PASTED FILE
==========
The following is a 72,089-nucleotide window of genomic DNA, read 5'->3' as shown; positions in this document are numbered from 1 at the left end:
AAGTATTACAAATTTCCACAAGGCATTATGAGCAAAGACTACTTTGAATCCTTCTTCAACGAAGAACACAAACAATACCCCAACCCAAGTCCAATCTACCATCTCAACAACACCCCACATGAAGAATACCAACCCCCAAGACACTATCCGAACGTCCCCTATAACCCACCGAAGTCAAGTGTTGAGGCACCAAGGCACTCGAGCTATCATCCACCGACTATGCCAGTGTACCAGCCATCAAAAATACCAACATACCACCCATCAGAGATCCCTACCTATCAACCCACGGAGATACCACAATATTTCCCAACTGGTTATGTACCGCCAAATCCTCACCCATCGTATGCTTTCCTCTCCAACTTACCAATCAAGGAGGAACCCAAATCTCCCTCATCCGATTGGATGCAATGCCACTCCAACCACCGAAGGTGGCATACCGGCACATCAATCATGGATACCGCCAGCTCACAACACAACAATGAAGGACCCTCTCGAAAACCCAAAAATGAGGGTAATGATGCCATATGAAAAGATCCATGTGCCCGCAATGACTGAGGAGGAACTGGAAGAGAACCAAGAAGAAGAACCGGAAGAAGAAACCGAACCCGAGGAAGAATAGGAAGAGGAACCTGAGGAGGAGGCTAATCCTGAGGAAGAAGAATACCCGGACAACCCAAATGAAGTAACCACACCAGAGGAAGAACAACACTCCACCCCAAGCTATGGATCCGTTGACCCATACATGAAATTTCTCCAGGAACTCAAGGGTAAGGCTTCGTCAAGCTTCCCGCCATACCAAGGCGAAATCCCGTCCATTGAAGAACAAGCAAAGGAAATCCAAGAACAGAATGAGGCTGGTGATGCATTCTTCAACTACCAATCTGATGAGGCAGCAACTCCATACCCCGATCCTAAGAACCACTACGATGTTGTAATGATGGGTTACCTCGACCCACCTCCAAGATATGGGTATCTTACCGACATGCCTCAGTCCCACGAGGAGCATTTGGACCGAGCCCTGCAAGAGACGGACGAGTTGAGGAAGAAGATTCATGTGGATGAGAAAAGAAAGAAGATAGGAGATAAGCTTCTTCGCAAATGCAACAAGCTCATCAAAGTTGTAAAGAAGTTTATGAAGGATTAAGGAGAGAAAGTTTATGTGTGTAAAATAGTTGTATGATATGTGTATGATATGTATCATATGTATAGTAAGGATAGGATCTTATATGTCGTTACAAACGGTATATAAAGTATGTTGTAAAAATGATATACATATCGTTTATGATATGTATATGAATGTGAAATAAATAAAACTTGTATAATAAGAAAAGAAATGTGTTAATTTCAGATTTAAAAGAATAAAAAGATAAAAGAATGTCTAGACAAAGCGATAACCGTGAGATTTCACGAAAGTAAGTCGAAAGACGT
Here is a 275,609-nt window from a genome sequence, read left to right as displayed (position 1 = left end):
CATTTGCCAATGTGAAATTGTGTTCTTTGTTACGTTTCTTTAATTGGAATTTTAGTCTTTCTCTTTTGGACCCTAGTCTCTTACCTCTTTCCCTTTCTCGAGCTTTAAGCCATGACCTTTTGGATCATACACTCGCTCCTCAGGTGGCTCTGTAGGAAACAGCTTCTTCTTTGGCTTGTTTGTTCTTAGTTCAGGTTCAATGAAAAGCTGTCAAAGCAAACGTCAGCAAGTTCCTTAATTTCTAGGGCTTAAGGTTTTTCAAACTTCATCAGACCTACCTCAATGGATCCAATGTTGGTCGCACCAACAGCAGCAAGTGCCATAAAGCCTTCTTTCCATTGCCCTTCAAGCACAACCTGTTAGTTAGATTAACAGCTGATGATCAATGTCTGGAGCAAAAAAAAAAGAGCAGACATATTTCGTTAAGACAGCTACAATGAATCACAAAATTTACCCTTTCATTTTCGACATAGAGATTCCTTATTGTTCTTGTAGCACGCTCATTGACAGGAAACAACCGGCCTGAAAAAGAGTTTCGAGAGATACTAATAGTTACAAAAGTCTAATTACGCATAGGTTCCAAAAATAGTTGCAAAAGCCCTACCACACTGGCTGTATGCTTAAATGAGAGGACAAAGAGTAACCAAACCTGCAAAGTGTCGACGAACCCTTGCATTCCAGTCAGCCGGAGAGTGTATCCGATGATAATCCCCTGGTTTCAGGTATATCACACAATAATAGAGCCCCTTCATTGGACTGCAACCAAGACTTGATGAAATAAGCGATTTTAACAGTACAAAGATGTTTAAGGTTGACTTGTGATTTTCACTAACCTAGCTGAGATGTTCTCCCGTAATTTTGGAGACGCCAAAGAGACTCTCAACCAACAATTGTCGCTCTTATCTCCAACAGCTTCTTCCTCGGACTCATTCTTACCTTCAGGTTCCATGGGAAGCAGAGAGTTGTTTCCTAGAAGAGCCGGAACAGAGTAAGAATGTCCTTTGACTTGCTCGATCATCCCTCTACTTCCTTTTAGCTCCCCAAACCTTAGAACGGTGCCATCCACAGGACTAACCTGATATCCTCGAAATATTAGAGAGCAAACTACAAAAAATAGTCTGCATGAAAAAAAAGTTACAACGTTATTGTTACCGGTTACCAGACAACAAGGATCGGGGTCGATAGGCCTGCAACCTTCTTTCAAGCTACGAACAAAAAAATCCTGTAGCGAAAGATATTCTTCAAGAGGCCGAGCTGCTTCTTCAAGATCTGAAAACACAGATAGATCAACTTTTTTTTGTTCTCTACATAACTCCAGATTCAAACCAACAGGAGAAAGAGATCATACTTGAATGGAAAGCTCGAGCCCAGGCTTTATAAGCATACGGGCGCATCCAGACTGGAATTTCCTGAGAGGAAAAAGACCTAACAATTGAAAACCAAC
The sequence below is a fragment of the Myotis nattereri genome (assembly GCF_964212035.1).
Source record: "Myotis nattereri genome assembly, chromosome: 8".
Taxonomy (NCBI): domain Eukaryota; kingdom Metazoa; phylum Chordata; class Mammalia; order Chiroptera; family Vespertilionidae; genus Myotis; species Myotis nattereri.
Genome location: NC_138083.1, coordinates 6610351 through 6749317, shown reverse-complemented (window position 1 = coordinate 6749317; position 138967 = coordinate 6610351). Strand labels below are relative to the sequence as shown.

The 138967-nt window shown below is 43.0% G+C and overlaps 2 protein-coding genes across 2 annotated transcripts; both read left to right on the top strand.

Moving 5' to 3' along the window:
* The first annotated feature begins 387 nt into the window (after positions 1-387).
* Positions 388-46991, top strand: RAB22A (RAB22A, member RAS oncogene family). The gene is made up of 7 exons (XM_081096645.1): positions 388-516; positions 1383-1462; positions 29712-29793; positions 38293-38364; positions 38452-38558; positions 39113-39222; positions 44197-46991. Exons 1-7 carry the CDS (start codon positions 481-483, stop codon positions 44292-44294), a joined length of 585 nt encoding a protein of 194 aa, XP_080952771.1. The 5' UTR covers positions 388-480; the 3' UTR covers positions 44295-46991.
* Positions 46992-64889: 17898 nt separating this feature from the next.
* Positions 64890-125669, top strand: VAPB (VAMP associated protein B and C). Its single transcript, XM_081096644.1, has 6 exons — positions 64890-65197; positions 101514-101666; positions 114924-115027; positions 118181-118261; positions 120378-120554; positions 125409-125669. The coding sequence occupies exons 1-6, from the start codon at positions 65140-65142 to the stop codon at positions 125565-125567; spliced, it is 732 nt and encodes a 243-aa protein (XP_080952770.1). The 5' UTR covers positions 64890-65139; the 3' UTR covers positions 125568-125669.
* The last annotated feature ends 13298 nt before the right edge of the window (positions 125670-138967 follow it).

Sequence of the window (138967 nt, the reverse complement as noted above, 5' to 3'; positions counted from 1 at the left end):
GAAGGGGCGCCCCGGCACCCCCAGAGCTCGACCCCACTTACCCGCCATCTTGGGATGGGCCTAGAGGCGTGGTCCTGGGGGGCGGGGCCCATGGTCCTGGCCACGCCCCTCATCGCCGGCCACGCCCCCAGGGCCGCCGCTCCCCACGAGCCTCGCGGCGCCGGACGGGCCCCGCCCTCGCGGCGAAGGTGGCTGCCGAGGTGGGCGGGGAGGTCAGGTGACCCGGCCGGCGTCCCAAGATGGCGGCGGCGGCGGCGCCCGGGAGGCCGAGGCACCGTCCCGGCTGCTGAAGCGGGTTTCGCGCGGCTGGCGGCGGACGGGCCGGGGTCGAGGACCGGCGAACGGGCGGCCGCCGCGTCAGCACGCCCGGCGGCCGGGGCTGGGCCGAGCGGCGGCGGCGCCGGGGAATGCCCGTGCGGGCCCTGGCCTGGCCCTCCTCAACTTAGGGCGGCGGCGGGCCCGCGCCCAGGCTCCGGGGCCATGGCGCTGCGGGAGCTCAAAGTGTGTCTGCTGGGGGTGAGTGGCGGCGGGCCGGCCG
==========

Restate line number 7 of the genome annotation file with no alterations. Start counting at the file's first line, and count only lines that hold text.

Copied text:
Taxonomy (NCBI): domain Eukaryota; kingdom Metazoa; phylum Chordata; class Mammalia; order Chiroptera; family Vespertilionidae; genus Myotis; species Myotis nattereri.